Gabe: That’s awesome, ‘cause most of the bands are really, really metal. And we don’t consider ourselves metal, so it’s nice to have Revolution Smile and The Datsuns on there.

KB: Well, one thing I picked up, and I don’t know if you’ll take this as a compliment, but the vocals on “Nice Profile” on the album sound a lot like Billy from Green Day. The one thing I thought about is your band is, you take it many steps further than three chord progressions. The strength of Rus’ vocals along with the really deep and intense sounds that you guys put together really sets you apart. Where bands like Green Day have the happy punk mood going on, you guys get pretty dark and deep.

Gabe: Thank you. That’s a great compliment actually.

KB: The one thing I thought about too was…well, this past weekend I was watching some VH-1 special about rock ballads from the ‘80s. Not that you guys do ballads of sorts, but the ending to “Say What You Want” was really interesting.

Gabe: It was an idea that I had for a while. I grew up learning and playing classical guitar. I wanted to put that influence in. You can hear it in some of our music in the chord progressions that I choose. I was meddling with a couple things, and the guys were like, “You gotta do it.” We put some loops behind it and some weird delays with spacey type effects, and it ended up in the same keys as the next song, which is “Hands On You”.

KB: I noticed. It was a really cool transition.

Gabe: That was the idea…where the songs meld into each other. We listen to a lot of different stuff where a song stops and a new song starts and it all sounds like a continuous thing.

KB: So basically, you wanted to make the album a whole piece of music rather than 12 separate entities.

Gabe: Oh yea. We wanted more of slippery slope, where something starts off heavier and then it gets more atmospheric like on “Rugburn” and “Hands On You”, then it gets back up and goes back down again.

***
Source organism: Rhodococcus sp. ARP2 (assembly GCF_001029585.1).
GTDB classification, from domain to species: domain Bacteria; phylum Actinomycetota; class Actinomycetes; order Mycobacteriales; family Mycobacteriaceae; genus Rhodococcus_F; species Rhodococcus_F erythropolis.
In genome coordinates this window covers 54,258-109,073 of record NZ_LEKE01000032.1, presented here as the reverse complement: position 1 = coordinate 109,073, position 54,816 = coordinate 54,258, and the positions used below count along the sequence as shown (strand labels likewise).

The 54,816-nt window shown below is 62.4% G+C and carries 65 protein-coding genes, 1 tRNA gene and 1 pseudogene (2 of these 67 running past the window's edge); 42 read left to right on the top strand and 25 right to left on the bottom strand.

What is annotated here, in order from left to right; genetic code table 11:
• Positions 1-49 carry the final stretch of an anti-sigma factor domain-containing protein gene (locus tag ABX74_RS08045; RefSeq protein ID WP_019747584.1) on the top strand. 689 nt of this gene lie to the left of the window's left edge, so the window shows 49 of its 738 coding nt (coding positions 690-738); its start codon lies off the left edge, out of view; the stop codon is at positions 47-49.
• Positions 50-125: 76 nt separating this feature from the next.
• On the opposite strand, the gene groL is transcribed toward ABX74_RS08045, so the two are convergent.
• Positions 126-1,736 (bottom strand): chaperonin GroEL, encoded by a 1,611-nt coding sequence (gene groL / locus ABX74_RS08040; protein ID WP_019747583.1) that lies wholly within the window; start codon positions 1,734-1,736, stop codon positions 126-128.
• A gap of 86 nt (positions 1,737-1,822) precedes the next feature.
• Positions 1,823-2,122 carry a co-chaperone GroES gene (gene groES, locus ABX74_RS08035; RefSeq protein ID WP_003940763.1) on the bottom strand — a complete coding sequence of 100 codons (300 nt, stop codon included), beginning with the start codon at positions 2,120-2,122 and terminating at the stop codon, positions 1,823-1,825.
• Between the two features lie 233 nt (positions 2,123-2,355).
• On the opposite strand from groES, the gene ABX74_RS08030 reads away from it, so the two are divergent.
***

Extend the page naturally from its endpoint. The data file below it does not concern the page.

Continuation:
KB: If you were to go back to when you were putting the music together and even when you were in the production and recording studio, what was the overall mood and theme you had in mind for The Routine?

“Where’s the clapper when I
need it?

Gabe: The overall mood was probably just desperation. We’ve been playing music together for six years. Not with this band, this band has been around for three. But we’ve technically been together for six. We knew we wanted to play music for a living since we were younger, even though we may not have known it at the time. When we tried to start doing it professionally, it was a really hard transition. And it’s still really hard right now. Ask any band and they’ll tell you about the desperation of the life of a starving artist. Writing those songs was just out of desperation, you know what I mean? It’s kind of funny, because I think all of us are predestined to do certain things. All of us knew we just wanted to do music. But there’s a lot that comes along with that, like, you’re gonna suffer for a while. And that’s just the way it’s gonna be. Nothing’s going to stop us, but you live in this place where you think, “Where’s my next amount of money coming from?” or “Where is my next meal coming from?” And you don’t really know sometimes. Living like that’s pretty hard…

KB: Absolutely. And the majority of people aren’t willing to make those kinds of sacrifices or live that way. They can’t do it.

Gabe: Definitely. But you gotta do that, take a chance. But for us, this is our destiny that we’ve chosen. And it’s not always the happiest, easiest, or the best thing. It all comes down and comes through in how your music is and how it feels, you know what I mean? You see your peers climbing the ladders of life or whatever…we’re growing musically and progressing, but we’re seeing people grow financially around us and it’s frustrating.

KB: It seems like you’ve made some strides in the last year, getting signed with RCA, getting a new record out, and now you’re on the Ozzfest tour where you’re able to get exposure to masses of people. Although you feel like you’re still struggling, those accomplishments have had to have an impact on all of you.

Gabe: I feel like RCA has been so supportive. There’s so many cool people there. People that I feel, care about us on a personal level, like we have friends there. We have nothing but good things to say about them. Recording the record was a huge cornerstone for us. Up until then, we don’t really have any good recordings. We don’t have anything that we were proud of as far as what we did musically. With all of that, we’re just going along life as normal. It’s not like you’re insanely popular and blowing up. It just hasn’t happened for us yet, and who knows if it even will or whatever. That’s pretty much our attitude, “whatever.” It’s just business as usual.

Gabe went on to say how much Hotwire is looking forward to playing again with Adema Friday, June 6 at 32 Bleu in Colorado Springs. Their last experience with them in Kansas City was a huge success, where the kids again, ate up all their merch and went crazy during their show. Let’s just hope their geriatric tour bus rigged with duck tape and luck gets them here.